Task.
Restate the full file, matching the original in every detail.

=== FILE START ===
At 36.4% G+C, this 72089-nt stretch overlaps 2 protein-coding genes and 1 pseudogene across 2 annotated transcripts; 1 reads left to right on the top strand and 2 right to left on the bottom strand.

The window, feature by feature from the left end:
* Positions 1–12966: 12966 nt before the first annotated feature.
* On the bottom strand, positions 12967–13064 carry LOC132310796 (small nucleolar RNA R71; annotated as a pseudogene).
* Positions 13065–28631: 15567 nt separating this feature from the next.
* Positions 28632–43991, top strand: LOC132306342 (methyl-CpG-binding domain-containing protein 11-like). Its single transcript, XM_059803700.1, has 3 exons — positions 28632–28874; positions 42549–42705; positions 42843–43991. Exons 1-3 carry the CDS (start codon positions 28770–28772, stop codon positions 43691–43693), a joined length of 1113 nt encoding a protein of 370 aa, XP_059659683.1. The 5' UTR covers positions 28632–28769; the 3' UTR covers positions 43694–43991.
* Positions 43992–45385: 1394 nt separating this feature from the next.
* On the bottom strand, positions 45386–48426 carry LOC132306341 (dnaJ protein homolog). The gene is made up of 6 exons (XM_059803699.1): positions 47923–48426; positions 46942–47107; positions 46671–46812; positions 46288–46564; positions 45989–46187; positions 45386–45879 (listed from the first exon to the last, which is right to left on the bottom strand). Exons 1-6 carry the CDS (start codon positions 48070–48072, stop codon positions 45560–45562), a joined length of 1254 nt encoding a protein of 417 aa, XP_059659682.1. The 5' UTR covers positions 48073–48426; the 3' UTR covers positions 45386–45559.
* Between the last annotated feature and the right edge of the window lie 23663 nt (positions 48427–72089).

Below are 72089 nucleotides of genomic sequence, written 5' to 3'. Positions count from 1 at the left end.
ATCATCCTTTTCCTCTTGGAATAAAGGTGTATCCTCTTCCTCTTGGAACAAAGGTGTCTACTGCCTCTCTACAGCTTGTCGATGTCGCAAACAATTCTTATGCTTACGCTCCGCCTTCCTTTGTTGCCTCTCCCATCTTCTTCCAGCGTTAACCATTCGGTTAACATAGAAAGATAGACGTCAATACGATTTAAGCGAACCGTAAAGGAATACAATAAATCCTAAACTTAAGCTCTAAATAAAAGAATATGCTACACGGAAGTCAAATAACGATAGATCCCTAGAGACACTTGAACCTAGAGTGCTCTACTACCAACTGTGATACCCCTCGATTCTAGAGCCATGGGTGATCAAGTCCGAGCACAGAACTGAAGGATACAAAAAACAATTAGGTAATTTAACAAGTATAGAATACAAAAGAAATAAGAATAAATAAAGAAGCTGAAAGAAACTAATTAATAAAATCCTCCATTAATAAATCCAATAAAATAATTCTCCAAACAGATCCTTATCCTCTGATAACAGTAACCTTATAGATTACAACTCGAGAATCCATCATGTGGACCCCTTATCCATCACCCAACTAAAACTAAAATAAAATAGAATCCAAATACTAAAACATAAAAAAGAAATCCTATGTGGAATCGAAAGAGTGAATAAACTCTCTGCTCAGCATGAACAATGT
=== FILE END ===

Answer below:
At 36.4% G+C, this 72089-nt stretch overlaps 2 protein-coding genes and 1 pseudogene across 2 annotated transcripts; 1 reads left to right on the top strand and 2 right to left on the bottom strand.

The window, feature by feature from the left end:
* Positions 1–12966: 12966 nt before the first annotated feature.
* On the bottom strand, positions 12967–13064 carry LOC132310796 (small nucleolar RNA R71; annotated as a pseudogene).
* Positions 13065–28631: 15567 nt separating this feature from the next.
* Positions 28632–43991, top strand: LOC132306342 (methyl-CpG-binding domain-containing protein 11-like). Its single transcript, XM_059803700.1, has 3 exons — positions 28632–28874; positions 42549–42705; positions 42843–43991. Exons 1-3 carry the CDS (start codon positions 28770–28772, stop codon positions 43691–43693), a joined length of 1113 nt encoding a protein of 370 aa, XP_059659683.1. The 5' UTR covers positions 28632–28769; the 3' UTR covers positions 43694–43991.
* Positions 43992–45385: 1394 nt separating this feature from the next.
* On the bottom strand, positions 45386–48426 carry LOC132306341 (dnaJ protein homolog). The gene is made up of 6 exons (XM_059803699.1): positions 47923–48426; positions 46942–47107; positions 46671–46812; positions 46288–46564; positions 45989–46187; positions 45386–45879 (listed from the first exon to the last, which is right to left on the bottom strand). Exons 1-6 carry the CDS (start codon positions 48070–48072, stop codon positions 45560–45562), a joined length of 1254 nt encoding a protein of 417 aa, XP_059659682.1. The 5' UTR covers positions 48073–48426; the 3' UTR covers positions 45386–45559.
* Between the last annotated feature and the right edge of the window lie 23663 nt (positions 48427–72089).

Below are 72089 nucleotides of genomic sequence, written 5' to 3'. Positions count from 1 at the left end.
ATCATCCTTTTCCTCTTGGAATAAAGGTGTATCCTCTTCCTCTTGGAACAAAGGTGTCTACTGCCTCTCTACAGCTTGTCGATGTCGCAAACAATTCTTATGCTTACGCTCCGCCTTCCTTTGTTGCCTCTCCCATCTTCTTCCAGCGTTAACCATTCGGTTAACATAGAAAGATAGACGTCAATACGATTTAAGCGAACCGTAAAGGAATACAATAAATCCTAAACTTAAGCTCTAAATAAAAGAATATGCTACACGGAAGTCAAATAACGATAGATCCCTAGAGACACTTGAACCTAGAGTGCTCTACTACCAACTGTGATACCCCTCGATTCTAGAGCCATGGGTGATCAAGTCCGAGCACAGAACTGAAGGATACAAAAAACAATTAGGTAATTTAACAAGTATAGAATACAAAAGAAATAAGAATAAATAAAGAAGCTGAAAGAAACTAATTAATAAAATCCTCCATTAATAAATCCAATAAAATAATTCTCCAAACAGATCCTTATCCTCTGATAACAGTAACCTTATAGATTACAACTCGAGAATCCATCATGTGGACCCCTTATCCATCACCCAACTAAAACTAAAATAAAATAGAATCCAAATACTAAAACATAAAAAAGAAATCCTATGTGGAATCGAAAGAGTGAATAAACTCTCTGCTCAGCATGAACAATGT